The NEXT time after that…
Vary what you take, where you go, or perhaps stay home and leave the TV on, (or turn it off if you always have it on), or sit in a very uncomfortable chair, or work when you have a cold.
Like any exercise program BUILD your tolerance for interruption and chaos by increasing the duration of exposure and the intensity of the exposure.
Great Places to Go for Practice
The Bell Museum of Natural History (where during the school year young kids run nearly amok!)
cafés—Rule of thumb, always leave a tip commensurate with the time you took up a table from a waiter, and factor in the lost tips they would have received from other patrons cycling through that spot in that time slot, so if you are sitting through a busy lunchtime, work out how many other lunches might have been eaten at your table in that time—we aren't in France where you own the café real estate in perpetuity.
art gallery openings
shopping malls (The Mall of America is especially great for a noise/crowd drawing challenge.)
If You Want To Get Really Creatively Cagey About This…
If you want to cram as much practice time into short sessions as possible you can of course create additional constraints. Set a time limit of 90 minutes for Project Friday, tell all your friends to call you during that time, and work but still deal with the interruptions. After each interruption practice getting back to work instantly.
That's something you probably already have to do at work, or it's something you have to do when you take care of your family. What is different is that you are consciously applying that approach to your CREATIVE LIFE. You are saying that your creative life is important enough to be given the same attention, focus, and space in your life.
If you want to be even more cagey, go out with a friend and take turns being in charge. When it's your turn to draw you get to pick the spot you sit or stand. But your friend can stop you at any moment of your 30-minute drawing time and take away all but one of your supplies, stand in front of you and obscure your view, or begin making a nuisance of himself by singing Gilbert and Sullivan tunes (which frankly I happen to like, but it would create a scene and cause some interruptions). He just can't take away your paper, your last drawing tool, scream in your ear, sit on you, or continually bump you.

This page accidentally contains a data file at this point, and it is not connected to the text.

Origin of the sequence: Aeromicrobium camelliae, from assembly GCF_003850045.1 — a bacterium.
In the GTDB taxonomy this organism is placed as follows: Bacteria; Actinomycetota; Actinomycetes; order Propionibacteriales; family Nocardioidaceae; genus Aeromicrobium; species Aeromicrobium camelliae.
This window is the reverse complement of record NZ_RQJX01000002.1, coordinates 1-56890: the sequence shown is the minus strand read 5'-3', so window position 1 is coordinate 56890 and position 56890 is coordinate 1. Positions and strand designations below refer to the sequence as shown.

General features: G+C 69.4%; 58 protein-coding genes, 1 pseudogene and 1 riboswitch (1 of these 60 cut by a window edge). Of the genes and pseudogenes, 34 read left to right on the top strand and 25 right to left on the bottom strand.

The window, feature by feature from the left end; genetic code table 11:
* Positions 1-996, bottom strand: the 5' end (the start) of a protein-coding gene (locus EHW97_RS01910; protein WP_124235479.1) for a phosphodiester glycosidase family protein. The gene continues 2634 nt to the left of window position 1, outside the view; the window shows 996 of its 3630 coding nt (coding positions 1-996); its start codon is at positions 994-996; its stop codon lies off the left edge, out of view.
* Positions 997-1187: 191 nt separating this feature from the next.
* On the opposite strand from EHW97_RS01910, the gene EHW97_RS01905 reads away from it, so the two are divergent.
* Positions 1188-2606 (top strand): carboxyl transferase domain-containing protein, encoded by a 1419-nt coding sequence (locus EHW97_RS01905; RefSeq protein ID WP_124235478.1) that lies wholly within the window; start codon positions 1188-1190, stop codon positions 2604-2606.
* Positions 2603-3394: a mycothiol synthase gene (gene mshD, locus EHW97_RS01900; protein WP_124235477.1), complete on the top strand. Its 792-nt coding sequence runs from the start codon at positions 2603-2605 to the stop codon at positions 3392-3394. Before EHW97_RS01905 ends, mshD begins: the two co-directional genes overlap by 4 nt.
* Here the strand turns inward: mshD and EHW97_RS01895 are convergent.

DEAL WITH IT!
The Reality of Creativity
I was lucky. All my life my family traveled and moved from place to place. All my life I existed in noisy, crowded situations where I might have to stop writing and drawing at any moment. As an adult I have worked in a creative profession where I have to produce engaging product to a client's specifications and deadline, whether or not I feel like it. It's 8 a.m. so you better be working.
I'm grateful for these circumstances. I literally can be happy anywhere, pretty much for any length of time—I just like to know that at some point there's going to be a flush toilet on offer. But that's just me. And even that isn't essential because I "know better" than to count on such things.
It is a myth that you need a special chair, or pillow, or pair of shoes, or room with a certain view, or "fill in your own blank" in order to be creative. You are creative wherever you are, if you decide to allow that part of yourself to come out.
Here's my point: If you want to do something badly enough you will work out ways to do that something regardless of where you are and how you feel. And the best way to get to that point in your life is to practice scenarios which will allow you to develop skills to do just that. Spend time making your own creativity boot camp experience to develop the creative skills you claim you want.